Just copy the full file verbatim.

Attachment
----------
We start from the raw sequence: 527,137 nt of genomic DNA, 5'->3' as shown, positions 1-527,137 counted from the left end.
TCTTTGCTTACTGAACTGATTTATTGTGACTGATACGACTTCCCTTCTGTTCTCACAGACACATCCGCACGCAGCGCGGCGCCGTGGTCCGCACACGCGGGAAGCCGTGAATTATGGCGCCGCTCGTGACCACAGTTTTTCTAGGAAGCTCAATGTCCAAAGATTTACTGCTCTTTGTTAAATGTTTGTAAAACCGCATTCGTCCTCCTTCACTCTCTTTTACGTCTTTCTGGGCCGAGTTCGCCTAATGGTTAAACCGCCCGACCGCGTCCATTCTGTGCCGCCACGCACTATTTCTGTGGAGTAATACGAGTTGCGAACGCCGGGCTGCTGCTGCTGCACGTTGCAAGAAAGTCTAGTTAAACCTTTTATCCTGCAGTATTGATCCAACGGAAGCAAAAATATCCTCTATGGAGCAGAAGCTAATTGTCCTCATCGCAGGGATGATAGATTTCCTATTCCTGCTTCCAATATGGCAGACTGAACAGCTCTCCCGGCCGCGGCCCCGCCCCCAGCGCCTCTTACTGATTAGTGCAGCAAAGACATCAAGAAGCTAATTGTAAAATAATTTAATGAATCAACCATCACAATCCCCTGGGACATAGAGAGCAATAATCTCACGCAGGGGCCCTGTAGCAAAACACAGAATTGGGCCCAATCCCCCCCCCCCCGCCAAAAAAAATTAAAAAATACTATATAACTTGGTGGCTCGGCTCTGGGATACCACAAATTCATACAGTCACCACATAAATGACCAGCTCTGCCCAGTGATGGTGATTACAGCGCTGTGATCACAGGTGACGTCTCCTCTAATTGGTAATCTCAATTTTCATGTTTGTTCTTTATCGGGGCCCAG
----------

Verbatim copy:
We start from the raw sequence: 527,137 nt of genomic DNA, 5'->3' as shown, positions 1-527,137 counted from the left end.
TCTTTGCTTACTGAACTGATTTATTGTGACTGATACGACTTCCCTTCTGTTCTCACAGACACATCCGCACGCAGCGCGGCGCCGTGGTCCGCACACGCGGGAAGCCGTGAATTATGGCGCCGCTCGTGACCACAGTTTTTCTAGGAAGCTCAATGTCCAAAGATTTACTGCTCTTTGTTAAATGTTTGTAAAACCGCATTCGTCCTCCTTCACTCTCTTTTACGTCTTTCTGGGCCGAGTTCGCCTAATGGTTAAACCGCCCGACCGCGTCCATTCTGTGCCGCCACGCACTATTTCTGTGGAGTAATACGAGTTGCGAACGCCGGGCTGCTGCTGCTGCACGTTGCAAGAAAGTCTAGTTAAACCTTTTATCCTGCAGTATTGATCCAACGGAAGCAAAAATATCCTCTATGGAGCAGAAGCTAATTGTCCTCATCGCAGGGATGATAGATTTCCTATTCCTGCTTCCAATATGGCAGACTGAACAGCTCTCCCGGCCGCGGCCCCGCCCCCAGCGCCTCTTACTGATTAGTGCAGCAAAGACATCAAGAAGCTAATTGTAAAATAATTTAATGAATCAACCATCACAATCCCCTGGGACATAGAGAGCAATAATCTCACGCAGGGGCCCTGTAGCAAAACACAGAATTGGGCCCAATCCCCCCCCCCCCGCCAAAAAAAATTAAAAAATACTATATAACTTGGTGGCTCGGCTCTGGGATACCACAAATTCATACAGTCACCACATAAATGACCAGCTCTGCCCAGTGATGGTGATTACAGCGCTGTGATCACAGGTGACGTCTCCTCTAATTGGTAATCTCAATTTTCATGTTTGTTCTTTATCGGGGCCCAG